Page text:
• Dragon Hoard: Gleep explains that dragons hoard gold because it's so soft and corrosion-proof that it's ideal for baby dragons to teethe on. Dragons with offspring collect it for their young, and grown-up dragons keep it as a sentimental reminder of childhood.
  • Eloquent in My Native Tongue:
    • Gleep the dragon is actually very intelligent, but you would only know that if you spoke Dragon.
    • All of Skeeve's employees are smarter than him (or at least better educated) when they have their own POV stories. His mob muscle has the local equivalent of an MBA.
  • Encyclopedia Exposita: Each chapter has a fictitious quote. An example might be something like, "Violence is never the right thing to do" - Attila the Hun. This is dropped in later novels; Asprin commented at one point that thinking up the quotes had become the hardest part of the writing.
  • Epigraph: Parodied. Most of the quotes are fictitious, but some are genuine quotes that are made funny in the context of the associated chapter.
  • E.T. Gave Us Wi-Fi: Most "inventors" are alleged to be closet dimensional travelers, who generally introduce technology from more-advanced dimensions in order to make a buck.
  • Everything's Better with Cows: Inverted in Myth-Ion Improbable, in which the cows are vampires. In Class Dis-Mythed, one of the Pervect girls adopts a cow disguise when told to look like one of the locals.
  • Evil Chancellor: Although Grimble frequently engages in power struggles with General Badaxe, he has no desire to rule.
  • Evil-Detecting Dragon: Gleep immediately knows that Markie is up to no good, although Skeeve misidentifies who he's reacting to.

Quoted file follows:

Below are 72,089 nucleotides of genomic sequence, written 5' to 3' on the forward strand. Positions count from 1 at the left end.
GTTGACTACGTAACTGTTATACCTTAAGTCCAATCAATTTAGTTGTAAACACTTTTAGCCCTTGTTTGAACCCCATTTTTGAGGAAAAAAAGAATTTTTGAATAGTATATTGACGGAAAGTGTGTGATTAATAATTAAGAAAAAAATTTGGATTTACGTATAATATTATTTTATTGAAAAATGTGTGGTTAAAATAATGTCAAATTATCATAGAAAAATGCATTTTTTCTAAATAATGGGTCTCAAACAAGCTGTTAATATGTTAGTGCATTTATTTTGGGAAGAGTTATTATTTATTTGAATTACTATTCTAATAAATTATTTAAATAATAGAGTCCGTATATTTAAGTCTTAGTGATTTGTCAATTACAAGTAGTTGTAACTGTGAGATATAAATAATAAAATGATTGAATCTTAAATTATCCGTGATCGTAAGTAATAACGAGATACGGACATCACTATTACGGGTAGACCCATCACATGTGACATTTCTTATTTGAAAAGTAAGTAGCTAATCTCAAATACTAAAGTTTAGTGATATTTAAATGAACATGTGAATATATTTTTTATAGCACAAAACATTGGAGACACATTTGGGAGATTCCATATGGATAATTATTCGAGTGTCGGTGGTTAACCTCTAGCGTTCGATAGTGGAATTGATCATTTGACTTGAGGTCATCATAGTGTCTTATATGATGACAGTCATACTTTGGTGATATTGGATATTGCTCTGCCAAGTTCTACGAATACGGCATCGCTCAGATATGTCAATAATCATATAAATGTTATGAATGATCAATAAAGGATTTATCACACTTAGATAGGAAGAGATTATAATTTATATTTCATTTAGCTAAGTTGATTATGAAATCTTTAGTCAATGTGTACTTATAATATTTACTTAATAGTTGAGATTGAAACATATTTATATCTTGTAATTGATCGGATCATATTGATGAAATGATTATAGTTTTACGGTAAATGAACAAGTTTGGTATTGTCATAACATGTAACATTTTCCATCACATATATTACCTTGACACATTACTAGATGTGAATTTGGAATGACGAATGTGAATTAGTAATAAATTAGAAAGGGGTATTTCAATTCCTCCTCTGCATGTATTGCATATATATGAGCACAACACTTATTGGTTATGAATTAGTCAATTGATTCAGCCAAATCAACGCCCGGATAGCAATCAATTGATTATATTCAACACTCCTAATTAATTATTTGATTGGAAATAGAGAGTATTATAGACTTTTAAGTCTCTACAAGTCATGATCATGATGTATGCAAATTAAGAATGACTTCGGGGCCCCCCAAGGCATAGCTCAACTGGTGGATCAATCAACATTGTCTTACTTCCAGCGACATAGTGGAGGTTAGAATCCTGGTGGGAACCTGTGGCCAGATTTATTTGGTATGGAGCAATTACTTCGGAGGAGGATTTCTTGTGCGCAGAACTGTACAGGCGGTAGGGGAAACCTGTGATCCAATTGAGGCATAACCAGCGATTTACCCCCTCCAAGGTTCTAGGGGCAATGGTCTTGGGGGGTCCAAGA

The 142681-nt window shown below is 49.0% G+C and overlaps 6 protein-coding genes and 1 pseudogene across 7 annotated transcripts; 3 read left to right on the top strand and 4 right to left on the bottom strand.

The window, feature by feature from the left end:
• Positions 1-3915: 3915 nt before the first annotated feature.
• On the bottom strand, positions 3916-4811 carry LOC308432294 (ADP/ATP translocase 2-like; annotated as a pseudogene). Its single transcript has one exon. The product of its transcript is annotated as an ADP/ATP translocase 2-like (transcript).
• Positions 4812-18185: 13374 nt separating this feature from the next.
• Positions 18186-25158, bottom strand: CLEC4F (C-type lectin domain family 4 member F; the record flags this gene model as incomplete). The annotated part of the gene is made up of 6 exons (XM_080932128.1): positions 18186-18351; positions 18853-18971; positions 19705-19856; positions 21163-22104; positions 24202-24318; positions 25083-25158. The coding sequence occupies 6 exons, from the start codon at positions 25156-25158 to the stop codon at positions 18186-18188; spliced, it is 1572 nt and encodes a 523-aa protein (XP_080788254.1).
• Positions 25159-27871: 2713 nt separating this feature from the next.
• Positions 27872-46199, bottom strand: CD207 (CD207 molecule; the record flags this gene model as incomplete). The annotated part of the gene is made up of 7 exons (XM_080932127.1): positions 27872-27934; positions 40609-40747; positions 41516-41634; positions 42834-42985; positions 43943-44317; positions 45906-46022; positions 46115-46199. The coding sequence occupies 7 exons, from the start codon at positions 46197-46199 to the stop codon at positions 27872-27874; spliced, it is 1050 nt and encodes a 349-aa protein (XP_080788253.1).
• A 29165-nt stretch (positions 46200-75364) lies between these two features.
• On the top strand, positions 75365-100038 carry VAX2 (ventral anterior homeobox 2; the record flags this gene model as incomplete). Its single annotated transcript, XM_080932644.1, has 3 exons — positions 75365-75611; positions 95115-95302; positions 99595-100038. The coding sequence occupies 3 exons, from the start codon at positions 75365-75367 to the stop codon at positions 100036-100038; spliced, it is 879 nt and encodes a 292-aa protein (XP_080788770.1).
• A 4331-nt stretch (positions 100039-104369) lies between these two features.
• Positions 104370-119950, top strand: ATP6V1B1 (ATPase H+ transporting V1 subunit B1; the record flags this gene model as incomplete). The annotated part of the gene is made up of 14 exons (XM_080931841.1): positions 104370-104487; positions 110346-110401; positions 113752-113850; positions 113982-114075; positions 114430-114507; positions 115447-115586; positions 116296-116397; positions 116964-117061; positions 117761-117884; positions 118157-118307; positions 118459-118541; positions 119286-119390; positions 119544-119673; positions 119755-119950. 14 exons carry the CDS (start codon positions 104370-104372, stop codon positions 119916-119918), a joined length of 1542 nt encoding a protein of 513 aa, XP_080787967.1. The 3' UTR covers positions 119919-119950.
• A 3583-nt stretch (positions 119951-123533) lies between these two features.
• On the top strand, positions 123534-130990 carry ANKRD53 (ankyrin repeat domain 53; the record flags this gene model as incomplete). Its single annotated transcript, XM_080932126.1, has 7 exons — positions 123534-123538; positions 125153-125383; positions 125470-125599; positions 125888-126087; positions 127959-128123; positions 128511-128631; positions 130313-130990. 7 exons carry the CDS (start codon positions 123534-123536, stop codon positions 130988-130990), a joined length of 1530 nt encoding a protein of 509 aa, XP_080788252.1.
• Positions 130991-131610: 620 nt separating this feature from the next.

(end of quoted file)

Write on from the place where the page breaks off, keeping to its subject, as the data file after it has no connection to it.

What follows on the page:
• Exotic Equipment: Bunny debunks some salacious fake news that Ecstra's editor intended to publish by privately showing her that, no, this trope doesn't apply to her. (No details as to what Equipment was suspected are given, because Gleep primly herds Skeeve out of the room before this demonstration.)
  • Expy: In Something M.Y.T.H. Inc., parodies of Robin Hood and his Merry Men, Zorro, and the Fellowship of the Ring all make trouble for Possiltum. In the latter case, their expy status is self-invoked ("We need a dwarf!").
  • Extranormal Prison: Aahz is arrested and imprisoned in a city of vampires. Because a normal jail cell can't hold a vampire, he's placed inside the mouth of an animated dragon-head statue, which can swallow a prisoner who tries to break free or inhale them if they turn into mist.
  • Extreme Omnivore: Gleep has been known to nibble some pretty odd things; in one of the later books, Skeeve disguises his pet as a goat specifically because it'll be more plausible that way if Gleep should start chewing on, say, a hunk of scrap metal.
  • Fairy Godmother: A fairy godfather for the Mob.
  • Fake Ultimate Hero: Aahz builds up Skeeve as one of these, although Skeeve becomes a genuinely talented magician.
  • Faking the Dead: Skeeve and Aahz have to do this in the very first book when the "innocent couple" Frumple asks them to pose as turn out to be a Con Man couple that the local Torches and Pitchforks mob then proceed to string up from the gallows.
  • Fantasy Gun Control: